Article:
我们每天醒来，上班，接过任务。我们坐着工作，计算着何时回家，何时周末，何时放假，做着白日梦。或者更糟糕，我们没找到工作，靠着 救济勉强度日。我们为一张账单焦虑不安，为赚取租金四处奔波，事实上每个月末我们银行存款只有那么丁点变化。我们怀疑能否在将来一天成家立室，想了想或许 是明年吧。我们为政府再次发起战争而愤怒，因为我们被无视了。我们看着气候变化的新闻，想象不出孩子的未来。1
问题在于，我们每天都在重建一个不服务于我们的世界，而且是失控的世界。我们不再是人类，我们是人力，是一个机器上的齿轮，这个机器只有一个目的： 利益。对利益的无尽追求使得我们深陷在枯燥的工作中，或者失业时四处游走寻找工作。这使得我们每月都要为房租或者房贷思虑。这使得这个星球环境灾害频发， 而世界领袖自命不凡。
在这个世界，每样东西都 有价格。每天，越来越多的东西进入市场。一个世纪前，这个东西是汽车，今天连DNA和地球空气都有价格。对于生命中愉悦我们的东西——友谊，爱，玩乐—— 有标上价格的想法那就是荒谬的，甚至是可憎的。这会令我们感到荒谬，是因为市场运作的原则与我们生活运作的原则并不相同。市场力量使得亿万饥荒和食物过剩 能同时发生。数百万人无法承担起治愈艾滋病的药物，而制药公司在营销和管理上花费过半的预算。市场不能辨别人类的需求，除非需求能用现金交易。获得现金的 唯一方法是为老板打工或者申请救济。为工资而工作，我们的身体和智力进入了市场，成为了可以买卖的东西。
当我们工作，我们创造的东西比放在市场上卖的还要多。但是我们没有得到符合创造价值的回报，否则就没有什么东西作为利润留给老板了。如果公司不能得 到足够的利润，它就会倒闭，我们被解雇，资金投资到别处。老板的利益和我们的利益不是一致的。市场的问题不是价格太高或者供应不足。问题是踏跺规则或者太 少。问题是所有物品都有价格。在市场的世界里，人们的需求多样只因那些富人能用金钱满足自己。所有政府为维护这个秩序而运作，有时抛出民主和福利的萝卜， 有时挥舞独裁和战争的大棒。这不是属于我们的世界。
每一天都有普通人在反击。工人组织罢工，占领反抗，在这个非人道的世界为人类需求而站起来奋争。这个网站就是为他们而建。你们。我们。除了劳动力没 有别的可以卖，除了枷锁没有别的可以失去的人们。被寂静的世界无时无刻不被吸着血的人们。当我们为我们的需求奋起抗争，我们能够预见一个不同的世界，一个 遵循“从人人各尽所能发展成人人各取所需的社会”原则的世界。一个属于自由和社区的世界——自由共产主义。
libcom是自由共产主义（libertarian communism）的缩写，自由共产主义是我们认同的政治理念。自由共产主义是伴随人类社会发展，紧密绞合的互助和团结的政治表达。人类互助的倾向贯穿 整个社会。每天细微之处都可做例证，人们组织集体聚餐，在楼梯间帮助陌生人抬婴儿车。人们也可以更直白的方式表达自己，例如工人团结罢工声援另一地方的工 人团体，就像2005年英航行李搬运工为盖特美食公司员工做的那样。工人们也可以爆发并发展成社会中有影响力的力量，如同这些工人运动，2001年阿根 廷，今天的希腊，1980年韩国光州，1974年葡萄牙，1968年法国，1956年匈牙利，1936年西班牙，1917年俄罗斯，1871年巴黎……
我们首先认同工人们团结互助和抗争的历史，无论他们是不是作为一个自由共产主义者去运动（如西班牙革命的工人）。我们也受到别的理论上和实际上的传 统的影响，例如无政府共产主义，无政府工团主义，极左，左翼共产主义，自由马克思主义，议会共产主义等。我们支持撰写者和组织，包括卡尔马克 思，Gilles Dauvé, Maurice Brinton, Wildcat Germany, Anarchist Federation, Solidarity Federation, prole.info, Aufheben, Solidarity, the situationists, Spanish CNT等。
libcom.org is a resource for all people who wish to fight to improve their lives, their communities and their working conditions. We want to discuss, learn from successes and failures of the past and develop strategies to increase the power we, as ordinary people, have over our own lives.
We wake up every day to go to work, taking orders from a manager. We sit at work counting down the minutes until we go home, counting down the days until the weekend, counting down the weeks until our next holiday, wishing our lives away. Or worse, we can’t find a job, so we have to scrape by on benefits. We worry about paying the bills and making rent and we always seem to have the same bank balance at the end of every month. We wonder if we’ll be able to put anything by to one day start a family, and think maybe next year. We get angry about the latest war the government’s decided to start, and they’re ignoring us again. We watch the latest news on climate change and wonder if our children have a future.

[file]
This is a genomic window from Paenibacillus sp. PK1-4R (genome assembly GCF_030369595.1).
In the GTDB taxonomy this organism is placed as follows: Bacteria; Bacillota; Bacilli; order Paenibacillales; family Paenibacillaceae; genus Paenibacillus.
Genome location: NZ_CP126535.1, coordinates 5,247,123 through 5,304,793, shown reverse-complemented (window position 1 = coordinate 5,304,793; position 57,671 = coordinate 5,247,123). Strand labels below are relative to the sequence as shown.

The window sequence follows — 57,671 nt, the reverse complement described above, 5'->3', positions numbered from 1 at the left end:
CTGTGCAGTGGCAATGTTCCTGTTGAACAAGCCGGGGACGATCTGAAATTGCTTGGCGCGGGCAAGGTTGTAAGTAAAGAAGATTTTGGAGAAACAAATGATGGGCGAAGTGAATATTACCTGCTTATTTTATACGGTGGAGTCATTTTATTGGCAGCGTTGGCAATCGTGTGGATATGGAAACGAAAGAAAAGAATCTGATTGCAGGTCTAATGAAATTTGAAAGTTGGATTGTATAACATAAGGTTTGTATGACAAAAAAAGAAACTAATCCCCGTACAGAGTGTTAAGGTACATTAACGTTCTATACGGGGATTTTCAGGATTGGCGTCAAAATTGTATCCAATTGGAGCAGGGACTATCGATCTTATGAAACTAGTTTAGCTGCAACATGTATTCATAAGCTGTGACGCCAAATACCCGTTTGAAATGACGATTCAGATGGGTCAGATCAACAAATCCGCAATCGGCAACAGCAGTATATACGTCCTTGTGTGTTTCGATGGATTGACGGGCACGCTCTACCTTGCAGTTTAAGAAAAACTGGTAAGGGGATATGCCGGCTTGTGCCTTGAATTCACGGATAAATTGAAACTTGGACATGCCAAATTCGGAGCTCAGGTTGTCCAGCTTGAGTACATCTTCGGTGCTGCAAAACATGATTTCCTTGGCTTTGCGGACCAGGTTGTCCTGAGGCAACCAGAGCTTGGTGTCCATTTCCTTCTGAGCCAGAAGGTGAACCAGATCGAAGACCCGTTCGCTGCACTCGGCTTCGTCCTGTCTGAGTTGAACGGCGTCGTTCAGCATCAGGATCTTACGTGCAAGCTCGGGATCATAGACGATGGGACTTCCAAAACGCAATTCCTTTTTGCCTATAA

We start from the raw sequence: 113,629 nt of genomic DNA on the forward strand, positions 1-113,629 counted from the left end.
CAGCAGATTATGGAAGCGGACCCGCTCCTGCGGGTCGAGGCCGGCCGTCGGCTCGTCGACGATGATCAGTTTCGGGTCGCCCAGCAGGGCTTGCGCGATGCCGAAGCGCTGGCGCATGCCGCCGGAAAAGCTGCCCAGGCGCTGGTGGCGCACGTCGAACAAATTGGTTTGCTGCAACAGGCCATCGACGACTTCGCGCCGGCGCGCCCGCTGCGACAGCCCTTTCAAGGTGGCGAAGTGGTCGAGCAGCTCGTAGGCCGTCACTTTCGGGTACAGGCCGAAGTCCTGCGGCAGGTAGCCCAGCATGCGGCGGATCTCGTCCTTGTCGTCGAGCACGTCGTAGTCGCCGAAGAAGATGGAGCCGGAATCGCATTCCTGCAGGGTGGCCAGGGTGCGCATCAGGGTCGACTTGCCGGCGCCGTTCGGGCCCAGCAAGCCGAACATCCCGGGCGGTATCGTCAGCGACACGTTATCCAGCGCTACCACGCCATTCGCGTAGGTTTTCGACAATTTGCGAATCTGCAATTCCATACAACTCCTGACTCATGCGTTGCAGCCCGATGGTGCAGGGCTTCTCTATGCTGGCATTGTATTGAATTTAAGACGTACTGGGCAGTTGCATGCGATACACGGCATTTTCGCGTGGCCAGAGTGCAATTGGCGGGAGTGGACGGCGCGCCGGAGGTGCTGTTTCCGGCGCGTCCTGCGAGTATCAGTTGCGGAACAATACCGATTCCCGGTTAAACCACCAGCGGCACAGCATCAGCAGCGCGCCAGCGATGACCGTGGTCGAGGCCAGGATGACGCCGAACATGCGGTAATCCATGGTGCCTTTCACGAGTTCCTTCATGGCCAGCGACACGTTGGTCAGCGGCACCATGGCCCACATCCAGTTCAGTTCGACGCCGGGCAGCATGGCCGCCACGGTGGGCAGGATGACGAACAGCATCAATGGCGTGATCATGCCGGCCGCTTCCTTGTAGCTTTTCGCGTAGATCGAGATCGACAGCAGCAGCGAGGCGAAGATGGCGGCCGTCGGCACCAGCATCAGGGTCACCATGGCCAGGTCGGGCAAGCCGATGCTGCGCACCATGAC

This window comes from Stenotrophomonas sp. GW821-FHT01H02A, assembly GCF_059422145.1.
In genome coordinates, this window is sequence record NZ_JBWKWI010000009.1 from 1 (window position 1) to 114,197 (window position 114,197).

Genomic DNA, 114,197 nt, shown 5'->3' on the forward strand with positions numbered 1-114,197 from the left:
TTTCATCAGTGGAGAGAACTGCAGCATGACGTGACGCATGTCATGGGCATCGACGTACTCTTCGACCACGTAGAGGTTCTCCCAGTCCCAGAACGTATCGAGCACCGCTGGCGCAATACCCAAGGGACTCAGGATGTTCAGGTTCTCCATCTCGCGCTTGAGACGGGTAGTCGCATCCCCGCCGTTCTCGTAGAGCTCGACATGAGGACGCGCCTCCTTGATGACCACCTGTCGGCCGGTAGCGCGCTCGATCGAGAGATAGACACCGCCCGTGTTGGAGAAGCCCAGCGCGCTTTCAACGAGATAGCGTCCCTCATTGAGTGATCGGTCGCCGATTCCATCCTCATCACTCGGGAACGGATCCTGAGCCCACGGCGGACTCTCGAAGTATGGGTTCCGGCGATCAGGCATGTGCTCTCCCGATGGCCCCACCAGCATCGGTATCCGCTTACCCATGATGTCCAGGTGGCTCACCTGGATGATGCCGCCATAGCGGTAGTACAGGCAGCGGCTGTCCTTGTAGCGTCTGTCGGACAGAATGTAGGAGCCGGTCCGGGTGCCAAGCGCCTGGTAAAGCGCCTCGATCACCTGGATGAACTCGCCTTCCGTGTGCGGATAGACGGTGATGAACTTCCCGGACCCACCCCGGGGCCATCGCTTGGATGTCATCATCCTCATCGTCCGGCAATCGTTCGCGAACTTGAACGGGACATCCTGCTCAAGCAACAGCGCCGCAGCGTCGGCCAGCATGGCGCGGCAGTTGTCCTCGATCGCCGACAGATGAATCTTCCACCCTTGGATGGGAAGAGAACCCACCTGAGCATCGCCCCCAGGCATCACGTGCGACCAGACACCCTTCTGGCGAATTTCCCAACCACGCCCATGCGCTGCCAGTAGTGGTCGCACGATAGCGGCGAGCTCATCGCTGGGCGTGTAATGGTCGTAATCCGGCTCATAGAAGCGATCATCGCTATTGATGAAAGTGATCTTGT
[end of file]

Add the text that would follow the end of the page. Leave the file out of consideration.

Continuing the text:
The problem is that every day we recreate a world that wasn’t built to serve our needs and is not under our control. We are not human beings, we are human resources, cogs in a machine that knows only one purpose: profit. The endless pursuit of profit keeps us stuck in boring jobs, or looking for them when we’re out of work. It keeps us worrying about the rent or mortgage payments every month when our homes were long since built and paid for. It keeps the planet on course for an environmental disaster as climate change accelerates and world leaders pontificate.
In this world, everything has its price. Every day, more and more things enter the market. A century ago it was automobiles, today even DNA and the Earth’s atmosphere have a price. For those things which we enjoy most in life – friendship, love, play – the idea of giving them a price is absurd or even obscene. The idea strikes us as absurd because the market does not work by the same principles we do. ‘Market forces’ leave hundreds of millions starving in a world with surplus food. Millions die of preventable diseases while pharmaceutical companies spend more on marketing than basic research. The market does not recognise human needs unless they are backed up with cash. The only way to get the cash is to work for a boss or claim benefits. By working for a wage, our own bodies and minds enter the market as things to be bought and sold.